Voices from the Idaho EdNews Community

Summer programs can help build strong youths

Anna Almerico

School’s out! While we often think of school as our children’s main source of enrichment and education, Idaho youth spend nearly 80 percent of their waking hours outside of a classroom. As summer offers a well-deserved break, it is also a crucial time to continue to encourage and cultivate a love of learning.

Summer can provide opportunities to explore areas that may be intimidating in formal settings, such as science, technology, engineering and math, known as STEM.

Without the pressure of grades, kids are more inclined to test, try, repeat, create, and even fail in out-of-school/summer programs; which any engineer, scientist, innovator or mathematician will tell you are keys to success.

We are experiencing a “silver tsunami” in the STEM field, with over half of the workforce retiring within the next five years.

Anna Almerico

Now, more than ever, there is high demand for the next generation to become involved in STEM. And the demand for these types of jobs is growing 1.5 times faster than in other fields. So there are huge incentives and opportunities for youth to get involved in these fields of study.

Girls in particular are underrepresented in the STEM field. Research has shown that “programs for girls combining hands-on activities, role models, mentoring, internships, and career exploration have improved girls’ self-confidence and interest in STEM courses and careers.”

According to the State of Girls 2017, from the Girl Scout Research Institute, the economic health of girls within the United States has declined since 2007. The potential to narrow the wage gap for girls is there.

One article states, “if the number of women in just the computing field tripled in the next 8 years, it would boost women’s cumulative earnings by almost $300 billion.”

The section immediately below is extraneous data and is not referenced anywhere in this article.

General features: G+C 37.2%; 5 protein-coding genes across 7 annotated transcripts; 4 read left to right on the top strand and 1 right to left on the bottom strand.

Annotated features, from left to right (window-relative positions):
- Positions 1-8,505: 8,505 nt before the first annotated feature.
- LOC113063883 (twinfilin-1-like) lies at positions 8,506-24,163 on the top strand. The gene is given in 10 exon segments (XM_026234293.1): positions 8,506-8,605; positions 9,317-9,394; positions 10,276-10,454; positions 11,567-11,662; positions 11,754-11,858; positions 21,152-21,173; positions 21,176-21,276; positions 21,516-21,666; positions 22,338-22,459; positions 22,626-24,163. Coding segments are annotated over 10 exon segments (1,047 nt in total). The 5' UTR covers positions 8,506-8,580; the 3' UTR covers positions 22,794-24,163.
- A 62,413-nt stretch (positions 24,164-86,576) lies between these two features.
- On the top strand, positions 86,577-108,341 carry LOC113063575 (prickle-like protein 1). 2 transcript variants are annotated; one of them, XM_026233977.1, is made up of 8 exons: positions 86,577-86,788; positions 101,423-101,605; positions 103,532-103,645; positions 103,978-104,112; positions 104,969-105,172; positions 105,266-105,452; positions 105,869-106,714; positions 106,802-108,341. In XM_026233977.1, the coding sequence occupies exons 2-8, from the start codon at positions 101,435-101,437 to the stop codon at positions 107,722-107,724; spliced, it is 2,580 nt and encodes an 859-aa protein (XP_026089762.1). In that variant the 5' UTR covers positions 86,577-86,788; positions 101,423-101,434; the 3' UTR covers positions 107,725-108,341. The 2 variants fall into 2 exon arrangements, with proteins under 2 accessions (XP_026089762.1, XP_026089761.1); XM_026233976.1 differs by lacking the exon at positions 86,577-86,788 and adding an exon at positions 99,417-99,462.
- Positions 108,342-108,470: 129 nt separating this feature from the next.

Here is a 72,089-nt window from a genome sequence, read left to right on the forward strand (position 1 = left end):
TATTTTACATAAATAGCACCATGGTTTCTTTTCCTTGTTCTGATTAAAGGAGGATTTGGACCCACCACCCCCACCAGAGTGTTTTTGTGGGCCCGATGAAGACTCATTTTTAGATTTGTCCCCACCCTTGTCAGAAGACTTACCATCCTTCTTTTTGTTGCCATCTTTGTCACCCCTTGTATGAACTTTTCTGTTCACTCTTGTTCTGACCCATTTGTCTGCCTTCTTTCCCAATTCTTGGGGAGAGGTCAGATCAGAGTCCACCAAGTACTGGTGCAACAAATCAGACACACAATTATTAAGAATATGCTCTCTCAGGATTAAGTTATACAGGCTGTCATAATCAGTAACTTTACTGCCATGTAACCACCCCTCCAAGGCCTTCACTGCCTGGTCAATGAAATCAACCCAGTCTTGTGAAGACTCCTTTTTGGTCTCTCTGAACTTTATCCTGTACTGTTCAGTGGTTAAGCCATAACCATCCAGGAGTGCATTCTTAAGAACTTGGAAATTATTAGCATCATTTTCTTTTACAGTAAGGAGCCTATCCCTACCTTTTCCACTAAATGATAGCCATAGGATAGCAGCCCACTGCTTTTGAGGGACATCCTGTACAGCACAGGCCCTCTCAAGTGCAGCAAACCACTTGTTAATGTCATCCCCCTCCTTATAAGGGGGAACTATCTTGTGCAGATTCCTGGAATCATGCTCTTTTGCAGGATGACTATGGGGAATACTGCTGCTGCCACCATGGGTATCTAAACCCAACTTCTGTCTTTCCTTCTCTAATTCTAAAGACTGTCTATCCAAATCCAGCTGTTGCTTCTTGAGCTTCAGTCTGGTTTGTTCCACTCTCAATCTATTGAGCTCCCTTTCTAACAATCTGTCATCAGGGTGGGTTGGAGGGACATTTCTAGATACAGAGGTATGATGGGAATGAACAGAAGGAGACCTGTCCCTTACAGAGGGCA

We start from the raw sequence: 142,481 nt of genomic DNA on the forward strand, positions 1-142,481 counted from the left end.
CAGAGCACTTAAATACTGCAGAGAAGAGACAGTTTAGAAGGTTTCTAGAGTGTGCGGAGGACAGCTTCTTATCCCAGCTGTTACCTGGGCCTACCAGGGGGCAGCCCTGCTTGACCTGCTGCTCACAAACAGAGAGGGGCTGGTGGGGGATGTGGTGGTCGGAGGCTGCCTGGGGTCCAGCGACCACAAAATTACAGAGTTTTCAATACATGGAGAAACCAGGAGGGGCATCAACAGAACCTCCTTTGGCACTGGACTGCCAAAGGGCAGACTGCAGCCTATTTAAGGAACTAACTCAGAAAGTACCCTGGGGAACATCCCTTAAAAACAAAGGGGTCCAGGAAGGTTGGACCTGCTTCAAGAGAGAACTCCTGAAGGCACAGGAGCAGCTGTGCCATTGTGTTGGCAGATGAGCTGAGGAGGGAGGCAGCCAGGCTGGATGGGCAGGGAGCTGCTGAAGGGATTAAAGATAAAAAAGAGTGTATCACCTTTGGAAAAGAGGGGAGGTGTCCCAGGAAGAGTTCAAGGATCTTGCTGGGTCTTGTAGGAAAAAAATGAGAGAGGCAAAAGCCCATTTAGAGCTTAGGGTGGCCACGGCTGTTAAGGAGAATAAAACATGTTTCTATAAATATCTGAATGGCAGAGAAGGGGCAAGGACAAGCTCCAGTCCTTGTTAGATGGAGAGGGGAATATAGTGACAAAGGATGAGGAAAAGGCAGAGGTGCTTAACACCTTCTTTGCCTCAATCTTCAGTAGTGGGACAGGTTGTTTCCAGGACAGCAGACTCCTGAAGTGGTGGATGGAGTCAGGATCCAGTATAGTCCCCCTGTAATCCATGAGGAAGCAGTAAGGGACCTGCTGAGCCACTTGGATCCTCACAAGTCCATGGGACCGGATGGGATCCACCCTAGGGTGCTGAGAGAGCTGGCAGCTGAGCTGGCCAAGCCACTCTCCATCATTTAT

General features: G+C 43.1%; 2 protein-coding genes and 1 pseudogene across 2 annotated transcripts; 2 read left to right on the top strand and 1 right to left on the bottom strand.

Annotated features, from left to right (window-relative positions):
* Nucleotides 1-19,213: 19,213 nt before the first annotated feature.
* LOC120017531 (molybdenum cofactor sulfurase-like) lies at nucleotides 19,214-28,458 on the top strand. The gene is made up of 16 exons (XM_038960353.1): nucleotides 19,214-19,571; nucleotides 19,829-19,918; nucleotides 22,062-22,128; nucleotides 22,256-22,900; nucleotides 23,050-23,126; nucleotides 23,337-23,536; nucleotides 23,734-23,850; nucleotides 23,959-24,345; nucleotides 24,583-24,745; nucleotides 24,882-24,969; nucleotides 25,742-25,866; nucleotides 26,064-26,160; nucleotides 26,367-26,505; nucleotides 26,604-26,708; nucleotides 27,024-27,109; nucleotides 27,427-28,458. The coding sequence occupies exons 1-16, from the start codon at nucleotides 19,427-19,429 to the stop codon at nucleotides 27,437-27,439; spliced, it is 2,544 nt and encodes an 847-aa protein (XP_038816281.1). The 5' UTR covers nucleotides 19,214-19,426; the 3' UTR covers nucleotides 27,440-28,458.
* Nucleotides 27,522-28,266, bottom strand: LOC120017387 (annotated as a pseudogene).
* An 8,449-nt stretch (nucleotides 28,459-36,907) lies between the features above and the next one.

Summertime exposure to STEM can actually be transformative for all youth. Even if they opt not to pursue a STEM career, access to STEM programming develops critical thinking and problem solving skills—skills essential to our ever-changing economy.

More importantly, the Idaho Healthy Youth Survey confirms that youths who participate in an out-of-school activity a minimum of once a week were much less likely to engage in unhealthy behaviors.

The good news is that there are many amazing camps and programs teaching STEM this summer. And helping parents and youth statewide connect with out-of-school programs is a core part of our mission at the Idaho Out-of-School Network.

We host an online directory of more than 450 out-of-school programs, searchable by topic, zip code, age, and cost.

For households on tight budgets, many programs, like those offered in local libraries, offer STEM programs for free, and others offer scholarships or sliding-scale rates.

Visit idahooutofschool.org to find a program near you! If you offer an out-of-school program, visit the website to register your program in the directory and consider attending our Power Up Summit for out-of-schooltime providers Sept. 10 to 11 at Boise State.

Let’s take advantage of summer to build strong futures and active minds!

Anna Almerico is the director of the Idaho Out-of-School Network, a program of Jannus, Inc.


Anna Almerico

Get EdNews in your inbox

Weekly round up every Friday